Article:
Of Corruption, Crescendo, and Caution
As I write this, Anna Hazare, the figurehead of the anti-corruption movement that has galvanized India, is on the seventh day of his fast onto death—in his fight for a powerful anti-corruption watchdog office (broadly referred to as the Jan Lokpal Bill) to be in place by August end. The unyielding ruling party seems dead set against it, insisting that corruption is a deeply rooted phenomenon that cannot be wiped out overnight in a democratic country subject to due process, and that demanding it by threatening a fast-unto-death amounts to blackmail.
The vast majority of the Indian masses as well as leaders from a diverse cross-section of institutions such as the film industry and spiritual groups appear to be firmly behind Anna, bringing the movement to an energized crescendo. In fact not since Independence has the nation come together around an issue with such unanimity.
But there is also an elite, if smaller, camp that is questioning Anna’s ways and the merits of the Jan Lokpal as proposed. While differences are to be expected on such a complex issue, what has incensed many who are fed up with corruption is the pontification from observers in ivory towers who are far removed from India’s day-to-day struggle with corruption.
When a mature, seasoned man such as Anna—unlike a youthful suicide bomber—is willing to lay down his life for this national cause, the only reasonable response seems bowing down to him with reverence—even if one believes his campaign is not perfect. Flaws, if any, in the JanLokpal Bill can be addressed as we go, provided the government shows a good-faith effort in rooting out corruption.Despite these armchair detractors, for those of us in Anna’s camp, the challenge is to not shoot down all criticism, let alone the process of dialogue and give-and-take that is needed in addressing such a hugely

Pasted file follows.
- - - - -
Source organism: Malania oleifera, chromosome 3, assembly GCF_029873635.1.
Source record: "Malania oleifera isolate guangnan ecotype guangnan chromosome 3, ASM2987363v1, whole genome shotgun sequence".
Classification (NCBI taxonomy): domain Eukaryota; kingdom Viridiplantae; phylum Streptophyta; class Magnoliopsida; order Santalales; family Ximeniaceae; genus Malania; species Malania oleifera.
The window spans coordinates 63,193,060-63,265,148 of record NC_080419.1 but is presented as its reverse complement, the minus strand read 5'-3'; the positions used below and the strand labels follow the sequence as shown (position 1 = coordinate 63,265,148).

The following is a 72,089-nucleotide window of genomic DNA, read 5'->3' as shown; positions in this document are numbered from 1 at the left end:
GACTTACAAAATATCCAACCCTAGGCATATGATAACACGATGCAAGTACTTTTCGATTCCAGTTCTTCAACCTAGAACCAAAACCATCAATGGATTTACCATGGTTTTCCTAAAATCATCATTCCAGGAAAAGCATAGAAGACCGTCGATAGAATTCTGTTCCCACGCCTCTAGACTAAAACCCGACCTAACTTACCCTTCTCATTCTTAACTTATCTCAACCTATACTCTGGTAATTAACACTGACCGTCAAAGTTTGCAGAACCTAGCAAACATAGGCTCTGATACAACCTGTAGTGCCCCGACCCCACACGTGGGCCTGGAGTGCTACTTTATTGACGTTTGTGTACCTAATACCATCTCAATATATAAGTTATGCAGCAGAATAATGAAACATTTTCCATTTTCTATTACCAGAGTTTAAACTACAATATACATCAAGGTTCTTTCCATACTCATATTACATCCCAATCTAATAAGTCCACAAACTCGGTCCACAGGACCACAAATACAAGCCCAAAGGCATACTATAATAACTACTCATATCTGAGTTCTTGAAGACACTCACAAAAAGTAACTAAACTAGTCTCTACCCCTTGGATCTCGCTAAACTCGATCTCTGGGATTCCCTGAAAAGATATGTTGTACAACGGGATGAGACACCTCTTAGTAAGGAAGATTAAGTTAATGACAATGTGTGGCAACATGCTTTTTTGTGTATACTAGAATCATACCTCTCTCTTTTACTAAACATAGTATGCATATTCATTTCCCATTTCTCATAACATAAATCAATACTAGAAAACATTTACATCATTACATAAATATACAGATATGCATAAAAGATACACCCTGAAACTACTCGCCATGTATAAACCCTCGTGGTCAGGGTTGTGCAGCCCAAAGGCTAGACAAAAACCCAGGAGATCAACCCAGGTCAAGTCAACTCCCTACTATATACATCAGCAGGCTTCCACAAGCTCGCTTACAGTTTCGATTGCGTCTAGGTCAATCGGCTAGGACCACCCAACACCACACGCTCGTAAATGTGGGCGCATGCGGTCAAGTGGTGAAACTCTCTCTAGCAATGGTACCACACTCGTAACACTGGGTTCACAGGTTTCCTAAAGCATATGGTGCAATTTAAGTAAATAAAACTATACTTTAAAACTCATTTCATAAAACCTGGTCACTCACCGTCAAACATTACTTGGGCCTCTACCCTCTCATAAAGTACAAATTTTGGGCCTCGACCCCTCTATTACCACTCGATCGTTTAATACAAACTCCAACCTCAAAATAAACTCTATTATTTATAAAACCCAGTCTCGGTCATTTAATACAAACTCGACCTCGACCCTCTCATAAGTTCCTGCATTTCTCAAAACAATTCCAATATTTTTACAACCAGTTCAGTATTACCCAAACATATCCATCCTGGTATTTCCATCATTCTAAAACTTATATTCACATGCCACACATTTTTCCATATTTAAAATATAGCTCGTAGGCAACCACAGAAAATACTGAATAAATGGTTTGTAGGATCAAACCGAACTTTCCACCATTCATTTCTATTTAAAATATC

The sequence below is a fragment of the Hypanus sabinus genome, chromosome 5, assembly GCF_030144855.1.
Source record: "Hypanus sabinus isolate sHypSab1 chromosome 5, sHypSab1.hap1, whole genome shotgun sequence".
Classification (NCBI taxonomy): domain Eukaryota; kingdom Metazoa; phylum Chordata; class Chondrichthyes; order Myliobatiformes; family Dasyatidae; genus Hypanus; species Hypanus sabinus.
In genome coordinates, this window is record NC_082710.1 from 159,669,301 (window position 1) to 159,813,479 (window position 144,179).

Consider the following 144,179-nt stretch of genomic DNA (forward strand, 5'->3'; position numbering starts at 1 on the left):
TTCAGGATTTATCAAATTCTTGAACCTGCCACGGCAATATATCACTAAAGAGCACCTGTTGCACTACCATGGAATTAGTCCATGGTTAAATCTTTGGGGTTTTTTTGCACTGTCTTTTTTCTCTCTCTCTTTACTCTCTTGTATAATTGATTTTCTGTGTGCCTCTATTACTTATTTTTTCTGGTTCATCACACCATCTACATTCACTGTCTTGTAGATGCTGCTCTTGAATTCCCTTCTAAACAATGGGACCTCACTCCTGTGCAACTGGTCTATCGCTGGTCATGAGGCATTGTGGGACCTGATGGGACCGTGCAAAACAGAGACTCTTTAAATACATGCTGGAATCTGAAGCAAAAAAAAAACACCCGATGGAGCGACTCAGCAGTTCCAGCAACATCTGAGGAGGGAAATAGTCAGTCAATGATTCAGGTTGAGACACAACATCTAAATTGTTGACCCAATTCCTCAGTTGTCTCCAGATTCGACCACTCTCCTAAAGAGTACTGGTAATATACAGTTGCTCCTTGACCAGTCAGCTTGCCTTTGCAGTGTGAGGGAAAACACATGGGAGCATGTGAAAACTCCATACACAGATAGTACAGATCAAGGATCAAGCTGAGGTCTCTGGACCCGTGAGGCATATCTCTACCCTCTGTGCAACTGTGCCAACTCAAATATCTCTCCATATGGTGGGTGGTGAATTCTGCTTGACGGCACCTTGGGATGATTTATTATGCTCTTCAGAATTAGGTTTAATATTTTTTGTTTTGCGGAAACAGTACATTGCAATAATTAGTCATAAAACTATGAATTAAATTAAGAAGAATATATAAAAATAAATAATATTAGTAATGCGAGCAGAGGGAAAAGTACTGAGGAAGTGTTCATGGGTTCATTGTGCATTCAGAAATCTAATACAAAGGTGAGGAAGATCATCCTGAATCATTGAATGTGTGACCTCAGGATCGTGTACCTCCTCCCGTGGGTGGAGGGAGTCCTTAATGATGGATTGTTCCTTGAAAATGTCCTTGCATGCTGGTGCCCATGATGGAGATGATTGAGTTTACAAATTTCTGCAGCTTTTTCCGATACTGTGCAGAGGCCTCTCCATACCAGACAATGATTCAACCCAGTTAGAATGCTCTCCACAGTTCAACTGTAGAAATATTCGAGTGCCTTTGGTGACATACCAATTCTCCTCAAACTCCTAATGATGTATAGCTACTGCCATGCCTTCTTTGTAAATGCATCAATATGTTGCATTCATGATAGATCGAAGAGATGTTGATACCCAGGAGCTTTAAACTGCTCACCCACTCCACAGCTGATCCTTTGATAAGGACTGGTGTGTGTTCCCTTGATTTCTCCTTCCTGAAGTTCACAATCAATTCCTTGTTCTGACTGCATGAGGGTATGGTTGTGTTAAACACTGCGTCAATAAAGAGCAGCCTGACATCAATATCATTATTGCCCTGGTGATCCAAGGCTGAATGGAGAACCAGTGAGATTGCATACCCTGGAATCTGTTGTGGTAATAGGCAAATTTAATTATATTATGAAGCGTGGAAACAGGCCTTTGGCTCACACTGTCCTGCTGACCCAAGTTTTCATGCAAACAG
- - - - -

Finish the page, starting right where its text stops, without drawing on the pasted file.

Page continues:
multifaceted problem in a nation. As it stands, the situation can easily morph into mob mentality if fanaticism enters the equation and critics of Anna or the Bill are considered unpatriotic or worse.Can we not throw our support behind such a noble and necessary movement, and yet be open to blind spots in the Jan Lokpal Bill? Could putting the Prime Minister and the judiciary under its purvey cause more problems than it can solve? What if, because of the Jan Lokpal, a thoroughly honest PM is obstructed from working for the good of the nation by his political opponents levying lawsuits against him? It is also important to recognize the limits of the Jan Lokpal Bill. Ultimately it boils down not to laws and external checks and balances, but the willingness of 1.2 billion people—consumers, bureaucrats and all—to put a brake on generations of corrupt practices and be open to the hardships and delays that are inevitable in not greasing palms to get things done. While a strong Jan-Lokpal type bill might help to provide immediate relief to the cancer patient that India has become, ultimately the overall health can only be regained through a shift in culture and habits.
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